Cultural Gulfs

Ok. So I admit that I was one of those people, despite warning, assumed their would only be really minor differences between Australian and English culture. In a lot of respects, I was probably right however there are a large number of subtle differences. For one, my accent is amusing to these people. That kinda sucks, but I guess it doesn’t surprise me.

The value of currency over here is still difficult to grasp. When you do some simple conversions in your head, you find some consumer goods like tooth brushes are way too expensive for what you’d expect to pay in Australia, whilst non-important things, such as alcohol (debatable) are actually slightly cheaper than what you’d expect to pay in Australia. Did I mention they also sell alcohol at supermarkets? Speaking of which, walking into a British supermarket is also disorienting. They seem to sell everything, their aisle formats are so different, and its basically a mission to find any brands that you’ll recognise (with the exception of major brands like Coke). That being said, I feel uncomfortable about not knowing where the UK sources its milk. I shall have to look into that.

I’ve also noticed people in the UK have this tendency to run a lot. What shocks me, is that pedestrians here aren’t very safe, I’ve noticed very few looking both ways crossing the road, they just run, in front of cars. Furthermore, their is a massive lack of safety mechanisms, such as zebra crossings, and those button things that we’d have in Brisbane, and even when you do see them, the Brit’s still leg it across the road.

Despite being here only 2 days, I’ve had plenty of awkward moments, but I guess it’s all part of the fun. One that comes to mind is offering to place one of those dividers between your goods and another persons on a supermarket conveyourbelt. In Australia, some people won’t even bother due to the small amount of goods they have, or they simply don’t feel the need. Here, it’s an absolute social expectation, so when I offered to do this for a gent behind me, he seemed rather shocked and irritated that I had to make an offer. Oh well.

Finally, I’d like to say the fish and chips here are amazing. And one of the people who served me looked like Noel Gallagher.

Stay classy Australia,

Tom

Arrival

Successful infiltration. I mean arrival. Nothing makes you feel more welcome than having this tiny table for non – European people to fill out imigration declarations. Two people at a time and a massive line-up behind them. On the plus side, immigration went smoothly. I was fortunate enough to find a nice immigration officer. Had a swell chat, showed him my letter of acceptance and bam, visa. A lot less stressful than I imagined it would be. Advice for future students, don’t even bother trying to get a Student Visitor Visa outside of the UK; it’s simply a waste of time. Do it at the airport. Anyway, jetlag, need sleeps, etc. I’ll post more as it becomes relevant.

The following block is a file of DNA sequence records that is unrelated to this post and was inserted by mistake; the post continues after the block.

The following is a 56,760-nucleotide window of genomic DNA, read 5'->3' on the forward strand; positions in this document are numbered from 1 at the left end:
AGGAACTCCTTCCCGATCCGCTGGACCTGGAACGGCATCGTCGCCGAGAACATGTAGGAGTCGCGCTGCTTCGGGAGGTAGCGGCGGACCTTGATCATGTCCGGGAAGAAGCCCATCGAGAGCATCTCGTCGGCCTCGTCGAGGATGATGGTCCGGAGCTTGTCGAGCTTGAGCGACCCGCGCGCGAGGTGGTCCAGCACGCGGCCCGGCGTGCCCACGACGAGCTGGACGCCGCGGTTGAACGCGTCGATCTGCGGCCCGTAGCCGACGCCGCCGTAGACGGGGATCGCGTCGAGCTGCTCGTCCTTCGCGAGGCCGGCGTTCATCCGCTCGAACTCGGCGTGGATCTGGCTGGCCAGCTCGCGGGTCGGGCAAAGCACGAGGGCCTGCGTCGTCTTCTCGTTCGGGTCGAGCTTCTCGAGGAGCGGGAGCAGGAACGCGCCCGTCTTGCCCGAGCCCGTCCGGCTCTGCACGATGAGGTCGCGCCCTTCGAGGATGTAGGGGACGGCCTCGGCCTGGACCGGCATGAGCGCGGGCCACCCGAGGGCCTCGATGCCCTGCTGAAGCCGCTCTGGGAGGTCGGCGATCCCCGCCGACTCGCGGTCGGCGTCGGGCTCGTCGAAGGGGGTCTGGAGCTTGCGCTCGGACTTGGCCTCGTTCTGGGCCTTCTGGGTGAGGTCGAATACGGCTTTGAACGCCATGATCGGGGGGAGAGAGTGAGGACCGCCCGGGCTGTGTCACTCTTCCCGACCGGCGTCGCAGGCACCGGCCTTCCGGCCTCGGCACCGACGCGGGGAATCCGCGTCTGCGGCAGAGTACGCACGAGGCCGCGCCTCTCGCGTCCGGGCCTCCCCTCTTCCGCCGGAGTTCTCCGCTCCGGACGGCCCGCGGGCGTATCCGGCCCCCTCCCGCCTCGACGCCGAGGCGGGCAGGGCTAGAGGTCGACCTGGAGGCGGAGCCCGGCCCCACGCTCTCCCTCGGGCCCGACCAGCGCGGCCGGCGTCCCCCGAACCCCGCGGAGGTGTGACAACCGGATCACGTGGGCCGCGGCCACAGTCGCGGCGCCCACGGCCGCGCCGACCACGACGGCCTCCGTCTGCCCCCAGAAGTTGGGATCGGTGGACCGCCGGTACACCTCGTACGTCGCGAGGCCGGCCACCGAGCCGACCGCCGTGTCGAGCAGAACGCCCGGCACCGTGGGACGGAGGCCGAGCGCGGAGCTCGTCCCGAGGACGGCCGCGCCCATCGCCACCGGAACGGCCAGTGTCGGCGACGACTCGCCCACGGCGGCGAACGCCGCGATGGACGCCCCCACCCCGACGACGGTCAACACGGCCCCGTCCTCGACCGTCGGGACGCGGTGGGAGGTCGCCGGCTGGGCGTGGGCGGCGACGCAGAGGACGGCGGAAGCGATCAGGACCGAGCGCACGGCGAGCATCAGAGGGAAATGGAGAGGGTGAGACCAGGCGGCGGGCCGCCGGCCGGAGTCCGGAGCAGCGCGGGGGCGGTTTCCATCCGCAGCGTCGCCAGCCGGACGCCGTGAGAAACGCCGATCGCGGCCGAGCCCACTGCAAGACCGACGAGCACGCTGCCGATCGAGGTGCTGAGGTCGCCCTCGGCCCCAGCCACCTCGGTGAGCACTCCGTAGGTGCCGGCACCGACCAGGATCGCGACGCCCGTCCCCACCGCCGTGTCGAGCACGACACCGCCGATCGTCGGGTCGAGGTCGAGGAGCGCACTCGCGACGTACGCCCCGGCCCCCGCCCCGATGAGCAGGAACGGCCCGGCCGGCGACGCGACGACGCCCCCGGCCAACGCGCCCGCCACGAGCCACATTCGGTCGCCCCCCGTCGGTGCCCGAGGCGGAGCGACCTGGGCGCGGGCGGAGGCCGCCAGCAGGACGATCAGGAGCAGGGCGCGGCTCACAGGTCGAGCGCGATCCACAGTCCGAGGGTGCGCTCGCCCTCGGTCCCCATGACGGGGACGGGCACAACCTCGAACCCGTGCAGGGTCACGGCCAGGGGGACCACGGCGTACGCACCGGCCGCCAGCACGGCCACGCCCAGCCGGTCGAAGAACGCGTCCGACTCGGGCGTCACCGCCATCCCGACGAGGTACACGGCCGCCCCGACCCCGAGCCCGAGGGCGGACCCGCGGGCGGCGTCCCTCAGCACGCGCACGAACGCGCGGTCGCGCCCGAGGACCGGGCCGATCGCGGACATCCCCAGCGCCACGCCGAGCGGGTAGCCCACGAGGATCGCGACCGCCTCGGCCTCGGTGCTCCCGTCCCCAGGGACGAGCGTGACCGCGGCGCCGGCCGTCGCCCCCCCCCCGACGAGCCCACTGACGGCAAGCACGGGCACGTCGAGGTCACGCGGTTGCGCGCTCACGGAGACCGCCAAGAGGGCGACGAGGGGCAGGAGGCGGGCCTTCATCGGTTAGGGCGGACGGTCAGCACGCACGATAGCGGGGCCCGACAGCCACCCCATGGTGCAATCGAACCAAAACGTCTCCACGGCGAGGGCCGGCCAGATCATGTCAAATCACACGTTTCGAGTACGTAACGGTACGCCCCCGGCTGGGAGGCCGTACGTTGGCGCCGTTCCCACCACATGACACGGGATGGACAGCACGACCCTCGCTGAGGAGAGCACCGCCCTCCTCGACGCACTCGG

Tom

Introduction and a rant on preparation

Hey guys. I guess this officially marks the first blog post in what is sure to be a series of exciting and “informative” content. Get excited!

I am leaving Australia for the U.K on the 19th of December, which is pretty soon. At this point most people point out that I shall not be here for Christmas. Great observation. I will definitely be missing my family during this period of time and I think my Mother will go crazy.

As I write this, I am currently scanning and making copies of all the documentation that I will need to take with me for applying for my student visitor visa upon arrival (i.e. bank statements, acceptance letter, etc). I am not looking forward to going through immigration after a long flight. I initially wanted to apply for my visa whilst I was over here, however the most vital piece of supporting documentation (the acceptance letter) didn’t arrive soon enough to: apply online, wait for an appointment to get biometrics done, travel to get said biometrics done, send away biometric data with supporting documentation, hope that they process the information in less than 4 weeks (when in some extreme circumstances, the U.K Border agency has stated it can take up to 12 weeks) and hope that nothing happens to my passport that would delay my travel plans. In short, it was deemed to be less time consuming and worrying if I apply for the visa when I get off the plane. On a side note, the mandatory online application process is probably one of the most frustrating things you could ever do in your life time. But I digress.

18 days until I fly out! it’s very exciting. Currently busy with doing last minute things, getting documentation necessary for my visa, handling matters of power of attorney, and making the most of the time remaining here in Australia.

Without actually being in the country yet, I’ve got pretty little to write. I promise I’ll post again at some point after my arrival.

Peace,

Thomas